discussed above. Id.
989 F.2d 142, 145 (3d Cir. 1993). Following removal, “a plaintiff cannot destroy federal
jurisdiction simply by amending a complaint that initially satisfied the monetary floor.” See
Angus, 989 F.2d at 145. Federal courts can calculate the amount in controversy of a putative class
action before certifying the class. See 28 U.S.C. §§ 1332(d)(6), 1332(d)(8) (“This subsection
shall apply to any class action before or after the entry of a class certification order by the court
with respect to that action”). See also Sunshine v. Reassure America Life Ins. Co., 616 Fed.
Appx. 140, 143 (3d Cir. 2013); Hoffman v. Nutraceutical Corp., 563 Fed. Appx. 183 (2014). The
Third Circuit Court of Appeals explained, “The nature of plaintiffs' claim must be evaluated, and
the propriety of remand decided, on the basis of the record as it stands at the time the petition for
removal is filed.” Westmoreland Hospital Association. v. Blue Cross of Western Pennsylvania,
605 F.2d 119, 123 (3d Cir. 1979). Where the plaintiff does not specifically aver in the complaint
the amount in controversy is less than the jurisdictional minimum, remand is appropriate only “if
it appears to a legal certainty that the plaintiff cannot recover the jurisdictional amount.”
Frederico v. Home Depot, 507 F.3d 188, 197 (3d Cir. 2007).
Plaintiff’s complaint avers he paid $2,052.07 for service and repairs of defects in his
Goodman Unit between May 2011 and August 2013. See Complaint ¶¶ 69-74 (paper no. 1, Ex.
A). Included in that amount, plaintiff spent $1,091.51 in or about August 2013 specifically for a
service call detecting a leak in the unit and the service necessary to install a new evaporator coil
and to add refrigerant to the system. Id. at ¶¶ 73-74. Goodman provided the plaintiff with a new
evaporator coil free of charge. Id. at ¶ 74. Plaintiff alleged his claims are typical of the members
of the class as all members of the class are similarly affected by Goodman’s actionable conduct.
Id. at ¶ 84. He alleged the costs associated with repairing and replacing the defective evaporator
coil can exceed $1,000, as much as it can cost to purchase an entirely new Goodman Unit. Id. at ¶
In the defendants’ notice of removal to federal court, defendants alleged the amount in
controversy “will clear a $5 million hurdle.” See Notice of Removal ¶ 10 (paper no. 1).
Defendants alleged the amount in controversy would exceed $803 million based on plaintiff’s
pleadings by multiplying $2,052.07 in total compensatory damages plaintiff incurred for service
and repairs by the putative 391,313 class members sold residential air conditioners in
Pennsylvania for personal, family, or household purposes. Id at ¶ 11.
Plaintiff alleged, among other claims, Goodman violated the Pennsylvania Unfair Trade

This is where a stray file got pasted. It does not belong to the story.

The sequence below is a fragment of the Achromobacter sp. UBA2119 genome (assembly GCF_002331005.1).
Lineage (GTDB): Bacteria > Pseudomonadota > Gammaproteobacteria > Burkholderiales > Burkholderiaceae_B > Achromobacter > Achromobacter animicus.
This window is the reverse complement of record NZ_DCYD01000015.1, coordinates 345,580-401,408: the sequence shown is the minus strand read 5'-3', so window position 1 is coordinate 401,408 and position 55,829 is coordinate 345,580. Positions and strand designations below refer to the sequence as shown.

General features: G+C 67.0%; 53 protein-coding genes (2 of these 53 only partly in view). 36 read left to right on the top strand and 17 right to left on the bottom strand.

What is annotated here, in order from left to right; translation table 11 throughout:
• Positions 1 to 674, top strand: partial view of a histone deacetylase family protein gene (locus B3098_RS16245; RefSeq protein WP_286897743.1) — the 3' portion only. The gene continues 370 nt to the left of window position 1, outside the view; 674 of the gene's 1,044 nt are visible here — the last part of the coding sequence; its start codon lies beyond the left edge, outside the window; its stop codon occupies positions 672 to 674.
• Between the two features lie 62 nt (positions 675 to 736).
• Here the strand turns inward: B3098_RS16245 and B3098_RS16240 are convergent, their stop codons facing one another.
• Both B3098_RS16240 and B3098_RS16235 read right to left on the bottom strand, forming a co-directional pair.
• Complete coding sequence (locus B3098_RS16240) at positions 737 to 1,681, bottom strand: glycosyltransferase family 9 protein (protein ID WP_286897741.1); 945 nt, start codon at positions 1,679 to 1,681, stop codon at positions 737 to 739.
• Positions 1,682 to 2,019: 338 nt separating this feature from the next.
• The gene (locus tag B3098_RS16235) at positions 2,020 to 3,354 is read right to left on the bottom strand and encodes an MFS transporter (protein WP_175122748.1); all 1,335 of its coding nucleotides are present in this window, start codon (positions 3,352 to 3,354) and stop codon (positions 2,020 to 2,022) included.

Practices and Consumer Protection Law (“UTPCPL”). 73 Pa. Stat. §§ 201-1, et seq. The court is
allowed to award treble damages under the UTPCPL and thus must consider this claim when
evaluating whether the amount in controversy requirement under CAFA would be satisfied. 73
Pa. Stat. § 201-9.2. The general purpose of the UTPCPL is to prevent and deter fraud and unfair
or deceptive business practices. Gardner v. State Farm Fire & Cas. Co., 544 F.3d 553, 564 (3d
To establish a private right of action under the Pennsylvania UTPCPL, a plaintiff must
allege justifiable reliance, causation and damages. See Weinberg v. Sun Co., Inc., 777 A.2d 442,
446 (Pa. 2001). The Third Circuit Court of Appeals has interpreted “the justifiable-reliance
standing requirement to apply to all substantive sections of the Consumer Protection Law.” Hunt
v. U.S. Tobacco Co., 538 F.3d 217, 224 (3d Cir. 2008). Class certification is not appropriate “if
proof of the essential elements of the cause of action requires individual treatment.” Newton v.
Merrill Lynch, Pierce, Fenner & Smith, Inc., 259 F.3d 154, 172 (3d Cir. 2001). UTPCPL claims
are unsuitable for class treatment because levels of reliance, causation, and damages vary
between each individual private plaintiff. See Weinberg, 777 A.2d at 446. Plaintiff’s claim under
the UTPCPL cannot be included in the putative class action since it is a legal certainty the
Pennsylvania UTPCPL requires individualized analyses of each class member’s reliance,
causation, and damages. Consequently, treble damages under the UTPCPL have not been
considered in evaluating whether the amount in controversy is satisfied under CAFA.
Based on plaintiff’s allegations in the complaint concerning the putative class and the
damages sought on behalf of the class, the court is satisfied it does not appear from the complaint
to a legal certainty the putative class cannot recover the jurisdictional minimum amount.
This court has jurisdiction over this action. The action will not be remanded and may
proceed to the substantive issues after determining what, if any, class will be certified. An
appropriate order follows.